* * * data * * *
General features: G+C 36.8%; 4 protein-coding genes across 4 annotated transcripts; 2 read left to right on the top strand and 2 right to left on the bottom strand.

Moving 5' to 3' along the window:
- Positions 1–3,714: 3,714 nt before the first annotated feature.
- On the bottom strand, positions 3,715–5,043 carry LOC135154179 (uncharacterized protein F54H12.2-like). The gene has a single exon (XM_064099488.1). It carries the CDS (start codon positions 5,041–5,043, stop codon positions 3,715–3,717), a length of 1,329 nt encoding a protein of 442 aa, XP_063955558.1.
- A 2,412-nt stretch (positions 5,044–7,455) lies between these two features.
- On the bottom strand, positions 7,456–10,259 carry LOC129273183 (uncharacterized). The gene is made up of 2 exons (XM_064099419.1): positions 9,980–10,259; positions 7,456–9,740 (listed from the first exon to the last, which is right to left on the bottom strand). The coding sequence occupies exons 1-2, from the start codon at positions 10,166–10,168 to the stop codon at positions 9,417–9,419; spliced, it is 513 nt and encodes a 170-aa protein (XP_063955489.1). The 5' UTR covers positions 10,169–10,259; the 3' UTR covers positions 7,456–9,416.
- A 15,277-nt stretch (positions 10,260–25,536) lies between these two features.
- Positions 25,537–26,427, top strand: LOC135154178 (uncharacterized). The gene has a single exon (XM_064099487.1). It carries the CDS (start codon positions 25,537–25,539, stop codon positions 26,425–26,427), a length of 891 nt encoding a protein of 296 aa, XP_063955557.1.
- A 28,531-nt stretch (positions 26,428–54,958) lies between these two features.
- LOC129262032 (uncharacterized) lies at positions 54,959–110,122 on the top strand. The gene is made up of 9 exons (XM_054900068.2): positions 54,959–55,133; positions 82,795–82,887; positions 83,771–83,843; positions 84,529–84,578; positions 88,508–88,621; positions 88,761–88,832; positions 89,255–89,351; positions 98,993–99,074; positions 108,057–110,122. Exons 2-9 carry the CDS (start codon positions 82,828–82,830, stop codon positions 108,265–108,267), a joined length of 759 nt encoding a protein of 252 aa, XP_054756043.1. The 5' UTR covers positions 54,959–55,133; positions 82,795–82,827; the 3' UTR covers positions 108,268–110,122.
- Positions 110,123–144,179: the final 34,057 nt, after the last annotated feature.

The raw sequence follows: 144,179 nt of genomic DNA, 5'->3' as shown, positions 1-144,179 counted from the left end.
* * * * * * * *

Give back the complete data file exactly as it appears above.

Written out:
General features: G+C 36.8%; 4 protein-coding genes across 4 annotated transcripts; 2 read left to right on the top strand and 2 right to left on the bottom strand.

Moving 5' to 3' along the window:
- Positions 1–3,714: 3,714 nt before the first annotated feature.
- On the bottom strand, positions 3,715–5,043 carry LOC135154179 (uncharacterized protein F54H12.2-like). The gene has a single exon (XM_064099488.1). It carries the CDS (start codon positions 5,041–5,043, stop codon positions 3,715–3,717), a length of 1,329 nt encoding a protein of 442 aa, XP_063955558.1.
- A 2,412-nt stretch (positions 5,044–7,455) lies between these two features.
- On the bottom strand, positions 7,456–10,259 carry LOC129273183 (uncharacterized). The gene is made up of 2 exons (XM_064099419.1): positions 9,980–10,259; positions 7,456–9,740 (listed from the first exon to the last, which is right to left on the bottom strand). The coding sequence occupies exons 1-2, from the start codon at positions 10,166–10,168 to the stop codon at positions 9,417–9,419; spliced, it is 513 nt and encodes a 170-aa protein (XP_063955489.1). The 5' UTR covers positions 10,169–10,259; the 3' UTR covers positions 7,456–9,416.
- A 15,277-nt stretch (positions 10,260–25,536) lies between these two features.
- Positions 25,537–26,427, top strand: LOC135154178 (uncharacterized). The gene has a single exon (XM_064099487.1). It carries the CDS (start codon positions 25,537–25,539, stop codon positions 26,425–26,427), a length of 891 nt encoding a protein of 296 aa, XP_063955557.1.
- A 28,531-nt stretch (positions 26,428–54,958) lies between these two features.
- LOC129262032 (uncharacterized) lies at positions 54,959–110,122 on the top strand. The gene is made up of 9 exons (XM_054900068.2): positions 54,959–55,133; positions 82,795–82,887; positions 83,771–83,843; positions 84,529–84,578; positions 88,508–88,621; positions 88,761–88,832; positions 89,255–89,351; positions 98,993–99,074; positions 108,057–110,122. Exons 2-9 carry the CDS (start codon positions 82,828–82,830, stop codon positions 108,265–108,267), a joined length of 759 nt encoding a protein of 252 aa, XP_054756043.1. The 5' UTR covers positions 54,959–55,133; positions 82,795–82,827; the 3' UTR covers positions 108,268–110,122.
- Positions 110,123–144,179: the final 34,057 nt, after the last annotated feature.

The raw sequence follows: 144,179 nt of genomic DNA, 5'->3' as shown, positions 1-144,179 counted from the left end.